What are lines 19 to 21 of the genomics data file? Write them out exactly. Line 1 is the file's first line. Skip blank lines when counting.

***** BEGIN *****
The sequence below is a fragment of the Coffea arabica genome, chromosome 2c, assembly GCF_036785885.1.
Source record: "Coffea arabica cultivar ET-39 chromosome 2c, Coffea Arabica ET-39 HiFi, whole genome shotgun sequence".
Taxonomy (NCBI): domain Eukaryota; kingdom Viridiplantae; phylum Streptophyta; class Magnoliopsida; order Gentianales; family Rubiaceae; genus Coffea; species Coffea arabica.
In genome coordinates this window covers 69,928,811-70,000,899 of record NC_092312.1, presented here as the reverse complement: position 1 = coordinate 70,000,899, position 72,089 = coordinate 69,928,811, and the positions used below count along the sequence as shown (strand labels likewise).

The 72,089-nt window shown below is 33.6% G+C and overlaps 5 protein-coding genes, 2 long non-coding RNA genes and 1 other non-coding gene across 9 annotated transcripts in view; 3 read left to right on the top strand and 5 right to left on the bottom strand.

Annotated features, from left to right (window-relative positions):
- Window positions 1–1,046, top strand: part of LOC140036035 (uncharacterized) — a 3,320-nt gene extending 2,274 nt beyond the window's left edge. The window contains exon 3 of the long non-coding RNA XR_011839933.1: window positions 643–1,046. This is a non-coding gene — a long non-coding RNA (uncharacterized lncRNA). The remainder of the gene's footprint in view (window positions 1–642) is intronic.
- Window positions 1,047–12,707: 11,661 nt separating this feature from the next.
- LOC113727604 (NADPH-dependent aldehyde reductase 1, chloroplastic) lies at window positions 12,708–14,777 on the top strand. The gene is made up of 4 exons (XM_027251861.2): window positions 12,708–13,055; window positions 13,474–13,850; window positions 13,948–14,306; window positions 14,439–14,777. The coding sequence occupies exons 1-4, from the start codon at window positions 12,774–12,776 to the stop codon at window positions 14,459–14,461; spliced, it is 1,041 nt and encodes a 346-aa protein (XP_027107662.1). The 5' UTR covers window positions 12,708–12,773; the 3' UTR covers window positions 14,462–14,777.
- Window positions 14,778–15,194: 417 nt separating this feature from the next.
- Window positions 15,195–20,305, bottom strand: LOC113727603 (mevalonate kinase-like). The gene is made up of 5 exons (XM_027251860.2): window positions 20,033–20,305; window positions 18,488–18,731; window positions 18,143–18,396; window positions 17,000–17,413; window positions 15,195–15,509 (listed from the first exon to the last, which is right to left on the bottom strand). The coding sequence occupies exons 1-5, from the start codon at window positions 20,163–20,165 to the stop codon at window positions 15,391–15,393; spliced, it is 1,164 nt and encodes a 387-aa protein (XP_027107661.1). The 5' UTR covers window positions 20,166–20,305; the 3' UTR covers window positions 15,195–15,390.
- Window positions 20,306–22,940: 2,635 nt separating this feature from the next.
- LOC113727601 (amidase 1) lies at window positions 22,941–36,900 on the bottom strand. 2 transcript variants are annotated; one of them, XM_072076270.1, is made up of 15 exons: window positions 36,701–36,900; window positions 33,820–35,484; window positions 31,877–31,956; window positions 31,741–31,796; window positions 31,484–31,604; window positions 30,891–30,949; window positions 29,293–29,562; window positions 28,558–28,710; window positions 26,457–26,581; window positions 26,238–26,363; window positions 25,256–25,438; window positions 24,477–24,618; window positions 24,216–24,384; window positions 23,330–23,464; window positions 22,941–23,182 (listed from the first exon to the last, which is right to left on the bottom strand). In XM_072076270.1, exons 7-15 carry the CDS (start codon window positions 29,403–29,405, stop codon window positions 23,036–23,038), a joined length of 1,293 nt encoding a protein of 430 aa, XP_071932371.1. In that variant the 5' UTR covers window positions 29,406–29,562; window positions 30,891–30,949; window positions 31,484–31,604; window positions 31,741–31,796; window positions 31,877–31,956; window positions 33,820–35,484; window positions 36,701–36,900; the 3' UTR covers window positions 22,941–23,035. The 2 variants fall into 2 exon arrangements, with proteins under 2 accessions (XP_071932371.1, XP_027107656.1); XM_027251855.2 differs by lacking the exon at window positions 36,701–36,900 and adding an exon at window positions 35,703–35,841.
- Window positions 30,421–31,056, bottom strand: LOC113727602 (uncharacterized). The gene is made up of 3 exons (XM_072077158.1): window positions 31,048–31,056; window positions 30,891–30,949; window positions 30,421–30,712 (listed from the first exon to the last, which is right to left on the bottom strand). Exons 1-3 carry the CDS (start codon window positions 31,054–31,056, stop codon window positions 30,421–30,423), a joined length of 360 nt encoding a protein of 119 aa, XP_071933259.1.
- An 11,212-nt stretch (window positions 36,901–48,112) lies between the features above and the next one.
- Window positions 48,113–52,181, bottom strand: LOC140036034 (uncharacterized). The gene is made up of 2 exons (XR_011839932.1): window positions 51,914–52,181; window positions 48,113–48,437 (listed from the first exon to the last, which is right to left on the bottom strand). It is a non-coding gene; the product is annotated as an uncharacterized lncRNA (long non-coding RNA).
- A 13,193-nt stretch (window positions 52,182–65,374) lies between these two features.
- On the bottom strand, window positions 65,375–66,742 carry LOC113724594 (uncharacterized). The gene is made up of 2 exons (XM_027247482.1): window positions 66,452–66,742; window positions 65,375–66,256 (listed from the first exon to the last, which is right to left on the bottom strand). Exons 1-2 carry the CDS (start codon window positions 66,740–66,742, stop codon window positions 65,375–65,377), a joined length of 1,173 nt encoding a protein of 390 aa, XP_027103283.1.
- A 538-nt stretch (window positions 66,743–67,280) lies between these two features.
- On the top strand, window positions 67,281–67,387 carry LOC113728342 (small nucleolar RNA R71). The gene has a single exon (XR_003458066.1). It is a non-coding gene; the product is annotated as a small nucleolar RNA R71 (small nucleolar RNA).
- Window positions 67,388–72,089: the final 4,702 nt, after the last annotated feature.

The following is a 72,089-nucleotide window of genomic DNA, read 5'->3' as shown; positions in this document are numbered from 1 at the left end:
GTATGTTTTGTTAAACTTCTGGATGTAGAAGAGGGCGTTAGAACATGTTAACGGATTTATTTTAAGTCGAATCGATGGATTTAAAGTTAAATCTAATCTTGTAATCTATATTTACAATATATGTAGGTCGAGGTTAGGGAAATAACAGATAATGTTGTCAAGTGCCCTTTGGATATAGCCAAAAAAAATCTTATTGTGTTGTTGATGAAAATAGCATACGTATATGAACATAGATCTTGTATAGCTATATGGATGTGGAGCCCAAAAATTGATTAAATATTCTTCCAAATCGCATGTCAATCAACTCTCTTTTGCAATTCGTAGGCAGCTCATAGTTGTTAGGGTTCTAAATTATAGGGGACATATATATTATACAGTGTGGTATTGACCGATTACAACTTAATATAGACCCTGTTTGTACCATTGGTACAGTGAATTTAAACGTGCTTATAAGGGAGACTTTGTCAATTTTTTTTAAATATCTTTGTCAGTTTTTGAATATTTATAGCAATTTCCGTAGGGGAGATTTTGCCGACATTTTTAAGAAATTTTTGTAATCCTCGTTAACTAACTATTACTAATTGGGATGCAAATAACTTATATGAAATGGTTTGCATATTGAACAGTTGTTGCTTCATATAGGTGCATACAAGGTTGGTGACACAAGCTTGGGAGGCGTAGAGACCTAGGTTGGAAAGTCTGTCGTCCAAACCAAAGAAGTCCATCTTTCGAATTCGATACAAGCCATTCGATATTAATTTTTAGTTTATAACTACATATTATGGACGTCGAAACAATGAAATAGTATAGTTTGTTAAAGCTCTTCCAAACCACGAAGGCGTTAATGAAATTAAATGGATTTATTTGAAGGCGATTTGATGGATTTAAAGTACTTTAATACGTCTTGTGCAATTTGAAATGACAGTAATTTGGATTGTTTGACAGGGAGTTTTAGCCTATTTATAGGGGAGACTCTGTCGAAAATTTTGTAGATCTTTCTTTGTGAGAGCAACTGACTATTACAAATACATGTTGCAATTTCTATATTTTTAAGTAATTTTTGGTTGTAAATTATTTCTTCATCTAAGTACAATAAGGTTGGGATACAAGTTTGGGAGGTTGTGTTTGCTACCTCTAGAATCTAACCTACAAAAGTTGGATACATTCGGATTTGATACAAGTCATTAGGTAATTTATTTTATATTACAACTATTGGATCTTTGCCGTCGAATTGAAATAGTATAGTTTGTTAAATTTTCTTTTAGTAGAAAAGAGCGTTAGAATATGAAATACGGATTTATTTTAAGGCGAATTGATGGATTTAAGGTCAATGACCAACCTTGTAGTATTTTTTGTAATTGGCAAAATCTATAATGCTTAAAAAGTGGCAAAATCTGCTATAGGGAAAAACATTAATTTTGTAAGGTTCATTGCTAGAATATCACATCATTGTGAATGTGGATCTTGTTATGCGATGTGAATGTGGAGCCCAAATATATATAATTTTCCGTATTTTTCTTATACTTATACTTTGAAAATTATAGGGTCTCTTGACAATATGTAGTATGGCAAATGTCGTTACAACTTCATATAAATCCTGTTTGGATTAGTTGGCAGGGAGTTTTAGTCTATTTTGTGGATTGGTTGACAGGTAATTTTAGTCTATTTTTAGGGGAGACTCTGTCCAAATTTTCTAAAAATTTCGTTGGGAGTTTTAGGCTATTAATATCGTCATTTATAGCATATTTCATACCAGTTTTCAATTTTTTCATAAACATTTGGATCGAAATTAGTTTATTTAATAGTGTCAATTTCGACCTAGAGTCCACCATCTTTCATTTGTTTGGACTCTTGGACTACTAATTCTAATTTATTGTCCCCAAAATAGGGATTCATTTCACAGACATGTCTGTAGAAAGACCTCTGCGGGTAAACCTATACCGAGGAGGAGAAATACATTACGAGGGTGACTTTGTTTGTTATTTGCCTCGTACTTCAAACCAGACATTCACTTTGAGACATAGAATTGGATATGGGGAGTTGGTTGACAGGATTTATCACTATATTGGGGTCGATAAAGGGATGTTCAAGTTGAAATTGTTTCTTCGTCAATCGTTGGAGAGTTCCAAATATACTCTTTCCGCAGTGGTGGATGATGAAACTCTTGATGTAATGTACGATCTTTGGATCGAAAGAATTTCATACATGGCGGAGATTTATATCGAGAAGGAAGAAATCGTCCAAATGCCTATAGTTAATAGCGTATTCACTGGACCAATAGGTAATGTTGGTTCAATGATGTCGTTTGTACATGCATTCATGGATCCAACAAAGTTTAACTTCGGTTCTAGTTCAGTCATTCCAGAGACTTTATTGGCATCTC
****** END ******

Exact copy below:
- A 538-nt stretch (window positions 66,743–67,280) lies between these two features.
- On the top strand, window positions 67,281–67,387 carry LOC113728342 (small nucleolar RNA R71). The gene has a single exon (XR_003458066.1). It is a non-coding gene; the product is annotated as a small nucleolar RNA R71 (small nucleolar RNA).
- Window positions 67,388–72,089: the final 4,702 nt, after the last annotated feature.